Penelope, Sept. 25-Oct. 13 at The Cultch, 1895 Venables St., Vancouver. Tickets from $18 available at tickets. thecultch.com or by calling the box office at 604-251-1363.
Some 3,000 years before reality TV dating show The Bachelorette, there was The Odyssey.
Homer's epic poem follows Odysseus on his decade-long journey back to Ithaca after the Trojan War. Meanwhile, 108 rowdy male suitors have set up camp at his home and, assuming him dead, are vying for his wife Penelope's hand in marriage.
This peripheral storyline of competitive courtship in the Greek myth served as inspiration for the 2010 play Penelope by Irish playwright Enda Walsh.
The show opens the 2013/14 season at The Cultch, also marking its Canadian premiere. Produced by Vancouverbased Rumble Theatre, Penelope straddles the line between classical and contemporary, comedy and drama.
"The play has a wonderful balance of beauty and brutality, it's very funny and it's very terrible at the same time," explains Rumble Theatre's artistic director Stephen Drover.
When the curtain opens, it is 11:30 a.m. and already a scorching 35 degrees. At the bottom of a drained out swimming pool on a Greek island stand four men sporting neon Speedos, open robes and flip-flops. They are the last remaining suitors still competing to win over the long-suffering Penelope, who continues to wait faithfully for her husband. On this day, the four men realize that Odysseus' return is imminent.
"So they decide on this final day to band together and help each other win, rather than live in this singular competition where it's every man for himself," Drover says. The rationale behind their unlikely cooperation is if one man can win Penelope's love, Odysseus will spare all their lives when he arrives home to find them enjoying his wealth and courting his wife.
On the surface, Penelope is a comedy. The four men preen and posture in Odysseus' empty swimming pool, which they have transformed into a man cave complete with a barbecue, booze and blaring music.
"There's something ridiculous about these four guys who haven't gone off to war like Odysseus has, but they've stayed at home and what kind of self-important myths have they created about themselves," Drover says.
But beyond the revealing swimwear, feats of strength and snide insults are darker themes as the characters begin to face their true selves.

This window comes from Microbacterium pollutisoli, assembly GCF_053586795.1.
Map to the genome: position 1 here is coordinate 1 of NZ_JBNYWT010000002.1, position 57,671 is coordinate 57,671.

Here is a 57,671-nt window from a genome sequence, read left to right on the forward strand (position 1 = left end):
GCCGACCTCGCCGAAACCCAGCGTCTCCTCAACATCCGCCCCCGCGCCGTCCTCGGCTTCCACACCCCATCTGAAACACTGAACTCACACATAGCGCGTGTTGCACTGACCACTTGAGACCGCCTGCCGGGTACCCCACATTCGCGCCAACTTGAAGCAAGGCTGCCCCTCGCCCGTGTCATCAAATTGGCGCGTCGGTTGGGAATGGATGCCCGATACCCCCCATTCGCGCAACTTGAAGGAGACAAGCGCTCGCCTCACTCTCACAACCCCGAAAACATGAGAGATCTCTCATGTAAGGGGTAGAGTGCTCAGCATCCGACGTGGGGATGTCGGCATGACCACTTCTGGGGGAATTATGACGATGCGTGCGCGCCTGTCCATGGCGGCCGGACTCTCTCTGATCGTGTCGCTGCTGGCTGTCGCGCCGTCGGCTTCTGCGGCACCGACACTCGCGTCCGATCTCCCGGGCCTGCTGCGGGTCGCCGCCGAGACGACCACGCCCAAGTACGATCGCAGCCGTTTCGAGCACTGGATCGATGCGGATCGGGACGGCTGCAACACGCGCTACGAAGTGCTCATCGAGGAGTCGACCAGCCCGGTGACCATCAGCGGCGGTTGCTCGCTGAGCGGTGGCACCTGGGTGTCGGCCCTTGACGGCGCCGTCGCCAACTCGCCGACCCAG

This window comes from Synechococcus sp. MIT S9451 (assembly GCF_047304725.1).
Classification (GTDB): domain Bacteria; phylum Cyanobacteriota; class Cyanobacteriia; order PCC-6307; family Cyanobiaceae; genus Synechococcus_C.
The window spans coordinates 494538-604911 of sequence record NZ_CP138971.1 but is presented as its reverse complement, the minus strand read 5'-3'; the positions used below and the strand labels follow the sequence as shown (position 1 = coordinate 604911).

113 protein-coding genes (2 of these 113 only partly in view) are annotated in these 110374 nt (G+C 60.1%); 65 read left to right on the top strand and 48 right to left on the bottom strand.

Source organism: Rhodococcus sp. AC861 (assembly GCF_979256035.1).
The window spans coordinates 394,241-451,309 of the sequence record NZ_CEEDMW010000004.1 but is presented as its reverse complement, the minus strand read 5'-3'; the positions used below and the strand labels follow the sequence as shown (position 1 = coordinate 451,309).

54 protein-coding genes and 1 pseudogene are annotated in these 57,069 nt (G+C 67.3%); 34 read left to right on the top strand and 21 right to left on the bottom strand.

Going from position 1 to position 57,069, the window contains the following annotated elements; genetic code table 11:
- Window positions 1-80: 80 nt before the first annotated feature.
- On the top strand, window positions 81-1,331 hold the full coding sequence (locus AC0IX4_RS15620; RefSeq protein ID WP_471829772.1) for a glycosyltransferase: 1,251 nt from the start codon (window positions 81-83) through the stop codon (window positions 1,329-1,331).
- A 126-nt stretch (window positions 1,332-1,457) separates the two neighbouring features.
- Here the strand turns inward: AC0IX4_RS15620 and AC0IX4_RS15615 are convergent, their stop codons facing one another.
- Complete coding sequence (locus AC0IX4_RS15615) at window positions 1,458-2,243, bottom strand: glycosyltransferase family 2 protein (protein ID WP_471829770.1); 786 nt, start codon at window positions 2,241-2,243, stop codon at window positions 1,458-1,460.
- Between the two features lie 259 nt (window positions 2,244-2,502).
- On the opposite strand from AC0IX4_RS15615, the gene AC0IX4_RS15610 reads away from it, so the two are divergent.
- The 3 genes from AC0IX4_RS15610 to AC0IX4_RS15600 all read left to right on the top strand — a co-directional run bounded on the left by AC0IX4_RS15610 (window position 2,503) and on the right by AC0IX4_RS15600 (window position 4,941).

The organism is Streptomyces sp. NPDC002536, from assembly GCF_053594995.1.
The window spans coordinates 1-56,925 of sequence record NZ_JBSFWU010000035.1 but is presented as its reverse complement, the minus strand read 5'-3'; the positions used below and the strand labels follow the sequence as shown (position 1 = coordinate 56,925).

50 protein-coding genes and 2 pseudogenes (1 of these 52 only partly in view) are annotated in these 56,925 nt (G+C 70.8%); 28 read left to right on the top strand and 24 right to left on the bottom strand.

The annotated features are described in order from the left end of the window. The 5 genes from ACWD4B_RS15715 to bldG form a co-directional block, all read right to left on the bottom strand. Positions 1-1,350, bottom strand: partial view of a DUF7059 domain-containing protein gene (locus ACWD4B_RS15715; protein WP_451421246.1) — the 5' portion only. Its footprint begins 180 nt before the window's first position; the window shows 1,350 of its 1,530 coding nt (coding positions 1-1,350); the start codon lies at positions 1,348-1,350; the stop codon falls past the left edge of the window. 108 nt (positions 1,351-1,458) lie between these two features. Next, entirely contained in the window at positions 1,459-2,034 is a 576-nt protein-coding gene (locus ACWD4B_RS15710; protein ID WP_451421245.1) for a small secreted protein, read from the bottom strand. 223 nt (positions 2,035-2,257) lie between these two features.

"These men realize that they've led pretty terrible, unworthy lives and they have about 45 minutes to redeem themselves before they're all killed," Drover says. "These men are forced to look at themselves and forced to admit, finally, once and for all, 'This is who I am and I've been running away from that truth all my life.'" The self-reflective script is one reason Rumble Theatre was drawn to Penelope in the first place.
"I really love plays that are really about probing, I suppose, our inner makeup and our inner psyche and really digging into what it means to be human," Drover says, adding that he is also keen on making international plays accessible to local theatre-goers.
"Why should a Vancouverite have to go to London to see a great script from Europe? We should be doing them here."
Penelope is no doubt a contemporary play, as evidenced by references to CDs and Lexus cars, but Drover says the show also has a classical flavour inspired by the original source material.
"There's something also very ancient Greek about it where there's prophecy and there's the sense that the gods are going to take vengeance on us," he says. "So it sits in a strange intersection of contemporary and classical sensibilities."
Audiences can expect to laugh out loud, while at the same time witnessing incisive observations about human - specifically male - behaviour, Drover says.
"My biggest hope is that people leave the theatre talking about the things that the play wants to talk about," he says. "Not about the play itself, but about life and death and God and heaven and hell."
For those unfamiliar with Homeric legends, Drover assures that viewers needn't understand The Odyssey in order to enjoy Penelope any more than they would need to know Hamlet to enjoy The Lion King.
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